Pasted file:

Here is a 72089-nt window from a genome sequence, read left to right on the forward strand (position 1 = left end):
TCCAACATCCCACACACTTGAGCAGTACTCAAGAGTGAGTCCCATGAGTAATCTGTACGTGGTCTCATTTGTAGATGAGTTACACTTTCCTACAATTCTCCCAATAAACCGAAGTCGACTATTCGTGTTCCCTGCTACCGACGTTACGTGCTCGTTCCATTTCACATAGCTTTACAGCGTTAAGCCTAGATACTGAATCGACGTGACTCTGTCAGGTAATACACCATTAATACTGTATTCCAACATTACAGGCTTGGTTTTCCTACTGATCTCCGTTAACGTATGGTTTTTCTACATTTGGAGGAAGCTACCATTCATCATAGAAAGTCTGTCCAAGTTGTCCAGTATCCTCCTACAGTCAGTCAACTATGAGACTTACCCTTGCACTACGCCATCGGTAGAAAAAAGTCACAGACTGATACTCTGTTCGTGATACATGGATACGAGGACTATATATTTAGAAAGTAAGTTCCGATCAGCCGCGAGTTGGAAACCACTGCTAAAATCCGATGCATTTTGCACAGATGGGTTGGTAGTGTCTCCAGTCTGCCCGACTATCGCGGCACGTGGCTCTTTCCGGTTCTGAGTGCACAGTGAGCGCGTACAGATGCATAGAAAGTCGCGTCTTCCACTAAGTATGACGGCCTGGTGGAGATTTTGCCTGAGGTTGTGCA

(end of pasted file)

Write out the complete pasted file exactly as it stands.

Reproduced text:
Here is a 72089-nt window from a genome sequence, read left to right on the forward strand (position 1 = left end):
TCCAACATCCCACACACTTGAGCAGTACTCAAGAGTGAGTCCCATGAGTAATCTGTACGTGGTCTCATTTGTAGATGAGTTACACTTTCCTACAATTCTCCCAATAAACCGAAGTCGACTATTCGTGTTCCCTGCTACCGACGTTACGTGCTCGTTCCATTTCACATAGCTTTACAGCGTTAAGCCTAGATACTGAATCGACGTGACTCTGTCAGGTAATACACCATTAATACTGTATTCCAACATTACAGGCTTGGTTTTCCTACTGATCTCCGTTAACGTATGGTTTTTCTACATTTGGAGGAAGCTACCATTCATCATAGAAAGTCTGTCCAAGTTGTCCAGTATCCTCCTACAGTCAGTCAACTATGAGACTTACCCTTGCACTACGCCATCGGTAGAAAAAAGTCACAGACTGATACTCTGTTCGTGATACATGGATACGAGGACTATATATTTAGAAAGTAAGTTCCGATCAGCCGCGAGTTGGAAACCACTGCTAAAATCCGATGCATTTTGCACAGATGGGTTGGTAGTGTCTCCAGTCTGCCCGACTATCGCGGCACGTGGCTCTTTCCGGTTCTGAGTGCACAGTGAGCGCGTACAGATGCATAGAAAGTCGCGTCTTCCACTAAGTATGACGGCCTGGTGGAGATTTTGCCTGAGGTTGTGCA